This article was originally featured in the edition: Volume 24 Issue 4

Mastering The Manufacture Of MicroLED Micro-displays

Wafer-level integration holds the key to high-volume manufacture of ultra-high resolution microLED micro-displays by Fang Ou and Lei Zhang from JBD

A revolution is now underway in micro-displays. Demand for this technology is rising fast, due to a range of emerging applications that include wearable electronics, head-up displays and augmented reality. However, to succeed in the marketplace, these miniaturized displays, which typically have a diagonal screen size of no more than an inch, will have to meet stringent technical requirements that are not fully satisfied by current technologies.

One of the most promising technologies for forming these micro-displays is based around the microLED. This tiny device – the LEDs have dimensions on the order of microns – are directly integrated as pixel elements onto the silicon driver IC backplane.

Taking this approach allows the excellent light emission capabilities of compound semiconductor devices to be paired with the unsurpassed functionalities of the ICs. The displays that result outperform those based on liquid crystal and organic LED technologies, by having the upper hand in terms of brightness/contrast, power efficiency, response time and device reliability. However, their manufacture is far from easy, due to the tremendous challenges associated with the integration of compound semiconductor microLEDs and silicon-based ICs – devices with vastly different material properties and fabrication processes.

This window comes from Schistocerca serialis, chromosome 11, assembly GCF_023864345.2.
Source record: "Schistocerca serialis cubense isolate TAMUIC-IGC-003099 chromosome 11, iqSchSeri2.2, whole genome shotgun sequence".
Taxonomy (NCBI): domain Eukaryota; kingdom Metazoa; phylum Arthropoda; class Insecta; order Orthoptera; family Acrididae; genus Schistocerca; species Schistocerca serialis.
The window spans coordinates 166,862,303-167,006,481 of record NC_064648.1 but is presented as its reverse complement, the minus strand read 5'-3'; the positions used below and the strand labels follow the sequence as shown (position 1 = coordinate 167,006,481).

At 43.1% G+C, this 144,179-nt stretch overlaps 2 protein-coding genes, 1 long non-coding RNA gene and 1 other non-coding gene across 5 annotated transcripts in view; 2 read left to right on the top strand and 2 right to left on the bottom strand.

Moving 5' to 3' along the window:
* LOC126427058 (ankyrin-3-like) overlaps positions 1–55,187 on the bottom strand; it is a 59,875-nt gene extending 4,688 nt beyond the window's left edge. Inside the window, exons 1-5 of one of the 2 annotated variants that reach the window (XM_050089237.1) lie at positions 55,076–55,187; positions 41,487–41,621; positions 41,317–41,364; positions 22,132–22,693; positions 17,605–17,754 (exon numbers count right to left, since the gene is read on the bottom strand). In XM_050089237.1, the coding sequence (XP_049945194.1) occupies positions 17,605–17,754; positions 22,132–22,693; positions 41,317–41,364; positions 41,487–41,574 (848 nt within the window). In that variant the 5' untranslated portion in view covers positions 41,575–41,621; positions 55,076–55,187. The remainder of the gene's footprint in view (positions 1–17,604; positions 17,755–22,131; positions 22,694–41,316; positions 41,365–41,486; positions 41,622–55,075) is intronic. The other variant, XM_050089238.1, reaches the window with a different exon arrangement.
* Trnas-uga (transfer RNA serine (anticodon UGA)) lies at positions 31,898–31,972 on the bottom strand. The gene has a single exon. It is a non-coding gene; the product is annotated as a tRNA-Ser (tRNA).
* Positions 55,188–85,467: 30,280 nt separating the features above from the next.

Overcoming these obstacles has been the goal of many researchers in academia and industry, who have been spurred on by the alluring market potential of microLED micro-displays. And many have turned their attention to flip-chip technology, which is the most common method for integrating compound semiconductor functional device arrays with siliconbased ICs.

Flipping the chip

The starting point for the flip-chip approach is the design and fabrication of microLED arrays on one substrate, and the design and production of siliconbased pixel driver ICs on another. Crucially, the geometric layouts on both these entities must be identical.

Chip-level fabrication follows, with the individual chips that contain microLED arrays diced and separated from the original wafer. Using a high-precision alignment bonder, microLED arrays are then flipbonded to silicon ICs using an array of solder bumps. This provides an electrical connection to the pixel driver circuit array.

Aided by good progress in flip-chip technology, some groups have recently reported demonstrations of GaN-based active-matrix microLED micro displays. However, one should note that there are inherent drawbacks associated with flip-chip technology – and they limit the performance and cost of microLED micro-displays.

One significant drawback is that as the fabrication process is at the chip level, it requires precise alignment, which hampers throughput and increases cost. In addition, often transparent substrates are essential, because the microLED growth substrate tends to remain after hybrid integration. And yet another issue is that there is a significant thermal mismatch between the compound semiconductor device substrate and the silicon substrate. This difference introduces built-in stress in the microdisplay chips, compromising manufacturing yield and long-term reliability.